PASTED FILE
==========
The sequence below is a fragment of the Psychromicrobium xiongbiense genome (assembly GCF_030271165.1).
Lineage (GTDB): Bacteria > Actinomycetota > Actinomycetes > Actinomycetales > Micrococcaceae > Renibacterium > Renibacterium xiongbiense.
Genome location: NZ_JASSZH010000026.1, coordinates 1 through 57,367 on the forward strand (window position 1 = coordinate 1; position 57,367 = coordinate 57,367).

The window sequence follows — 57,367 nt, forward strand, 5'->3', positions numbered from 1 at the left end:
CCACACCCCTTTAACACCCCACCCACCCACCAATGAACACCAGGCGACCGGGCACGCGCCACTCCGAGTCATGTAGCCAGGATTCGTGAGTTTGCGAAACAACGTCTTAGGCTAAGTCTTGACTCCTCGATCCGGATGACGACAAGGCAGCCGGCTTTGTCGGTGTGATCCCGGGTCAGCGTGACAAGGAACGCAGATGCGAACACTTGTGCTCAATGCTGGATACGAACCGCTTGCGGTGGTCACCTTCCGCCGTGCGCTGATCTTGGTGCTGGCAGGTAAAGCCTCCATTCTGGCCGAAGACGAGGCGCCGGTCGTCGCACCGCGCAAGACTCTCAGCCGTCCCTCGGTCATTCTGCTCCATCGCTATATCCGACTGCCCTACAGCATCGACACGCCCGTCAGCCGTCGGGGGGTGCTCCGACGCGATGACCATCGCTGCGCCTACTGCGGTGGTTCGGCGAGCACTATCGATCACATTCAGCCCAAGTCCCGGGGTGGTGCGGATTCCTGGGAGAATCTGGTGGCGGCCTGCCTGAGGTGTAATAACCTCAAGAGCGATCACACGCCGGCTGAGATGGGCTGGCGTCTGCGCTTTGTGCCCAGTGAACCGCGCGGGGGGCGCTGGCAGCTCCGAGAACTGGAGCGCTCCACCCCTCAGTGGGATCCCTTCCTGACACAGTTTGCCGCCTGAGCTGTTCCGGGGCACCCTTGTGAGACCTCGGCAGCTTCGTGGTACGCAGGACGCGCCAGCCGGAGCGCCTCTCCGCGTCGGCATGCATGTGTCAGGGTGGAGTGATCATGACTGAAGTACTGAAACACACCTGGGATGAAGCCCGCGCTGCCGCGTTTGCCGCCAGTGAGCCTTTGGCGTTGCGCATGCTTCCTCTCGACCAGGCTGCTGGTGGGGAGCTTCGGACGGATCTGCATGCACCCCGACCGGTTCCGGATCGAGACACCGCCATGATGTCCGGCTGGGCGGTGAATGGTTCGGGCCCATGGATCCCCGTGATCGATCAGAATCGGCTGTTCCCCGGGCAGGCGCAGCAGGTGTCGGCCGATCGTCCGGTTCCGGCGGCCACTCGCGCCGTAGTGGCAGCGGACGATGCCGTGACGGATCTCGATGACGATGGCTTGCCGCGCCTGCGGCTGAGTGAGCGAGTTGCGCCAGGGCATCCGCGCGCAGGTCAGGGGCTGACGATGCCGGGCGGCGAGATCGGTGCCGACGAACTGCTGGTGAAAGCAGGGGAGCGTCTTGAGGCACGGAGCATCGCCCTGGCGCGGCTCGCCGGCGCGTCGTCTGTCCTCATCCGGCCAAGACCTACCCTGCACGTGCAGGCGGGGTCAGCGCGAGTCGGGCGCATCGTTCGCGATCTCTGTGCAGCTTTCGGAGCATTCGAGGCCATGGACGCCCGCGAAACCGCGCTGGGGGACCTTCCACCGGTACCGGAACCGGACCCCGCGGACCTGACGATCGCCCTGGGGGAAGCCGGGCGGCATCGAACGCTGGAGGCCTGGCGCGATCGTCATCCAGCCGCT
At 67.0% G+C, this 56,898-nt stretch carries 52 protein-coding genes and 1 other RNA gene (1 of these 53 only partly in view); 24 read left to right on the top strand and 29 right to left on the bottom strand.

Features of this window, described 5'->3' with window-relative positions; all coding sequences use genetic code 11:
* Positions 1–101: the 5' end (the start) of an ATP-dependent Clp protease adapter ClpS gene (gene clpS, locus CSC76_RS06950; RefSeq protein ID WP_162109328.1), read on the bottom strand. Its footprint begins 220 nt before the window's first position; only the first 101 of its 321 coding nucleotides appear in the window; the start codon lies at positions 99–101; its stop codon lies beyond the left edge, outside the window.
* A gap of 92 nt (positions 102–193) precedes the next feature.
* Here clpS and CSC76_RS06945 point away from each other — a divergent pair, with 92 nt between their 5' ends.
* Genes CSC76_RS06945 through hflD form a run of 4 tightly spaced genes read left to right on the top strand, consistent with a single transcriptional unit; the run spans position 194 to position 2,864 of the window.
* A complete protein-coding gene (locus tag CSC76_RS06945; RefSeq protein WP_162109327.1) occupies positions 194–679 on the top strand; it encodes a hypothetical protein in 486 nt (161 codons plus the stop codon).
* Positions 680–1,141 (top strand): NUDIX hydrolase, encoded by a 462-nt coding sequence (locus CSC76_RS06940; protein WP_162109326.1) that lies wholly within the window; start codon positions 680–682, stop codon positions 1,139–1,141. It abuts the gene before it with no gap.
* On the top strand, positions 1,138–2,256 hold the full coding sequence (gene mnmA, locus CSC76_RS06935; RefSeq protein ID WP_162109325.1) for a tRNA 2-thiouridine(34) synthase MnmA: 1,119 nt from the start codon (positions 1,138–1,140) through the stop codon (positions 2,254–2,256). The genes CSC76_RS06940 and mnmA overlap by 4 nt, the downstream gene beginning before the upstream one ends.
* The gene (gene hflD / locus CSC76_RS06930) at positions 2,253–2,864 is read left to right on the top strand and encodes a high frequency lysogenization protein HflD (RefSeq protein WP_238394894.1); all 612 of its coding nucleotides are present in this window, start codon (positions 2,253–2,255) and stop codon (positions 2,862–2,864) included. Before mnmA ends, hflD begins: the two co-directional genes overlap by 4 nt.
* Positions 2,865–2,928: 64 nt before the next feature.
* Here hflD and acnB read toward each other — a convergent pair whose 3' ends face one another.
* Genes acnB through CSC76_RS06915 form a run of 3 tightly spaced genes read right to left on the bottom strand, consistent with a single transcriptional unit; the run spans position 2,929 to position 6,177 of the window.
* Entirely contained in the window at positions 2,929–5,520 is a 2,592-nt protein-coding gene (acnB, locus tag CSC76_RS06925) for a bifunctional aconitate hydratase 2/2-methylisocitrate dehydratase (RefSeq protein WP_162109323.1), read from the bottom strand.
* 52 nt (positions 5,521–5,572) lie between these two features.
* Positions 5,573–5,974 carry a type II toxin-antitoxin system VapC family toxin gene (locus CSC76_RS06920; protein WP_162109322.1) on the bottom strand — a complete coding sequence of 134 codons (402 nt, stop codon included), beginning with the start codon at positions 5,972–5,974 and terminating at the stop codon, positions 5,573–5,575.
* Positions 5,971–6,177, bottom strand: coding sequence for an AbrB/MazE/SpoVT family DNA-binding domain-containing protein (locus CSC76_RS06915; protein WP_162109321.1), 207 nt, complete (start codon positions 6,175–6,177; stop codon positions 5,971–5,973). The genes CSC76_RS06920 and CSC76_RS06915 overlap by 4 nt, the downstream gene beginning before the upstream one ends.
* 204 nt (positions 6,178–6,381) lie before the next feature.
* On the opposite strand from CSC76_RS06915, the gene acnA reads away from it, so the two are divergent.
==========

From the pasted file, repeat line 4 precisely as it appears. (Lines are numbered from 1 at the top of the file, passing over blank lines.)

The window sequence follows — 57,367 nt, forward strand, 5'->3', positions numbered from 1 at the left end: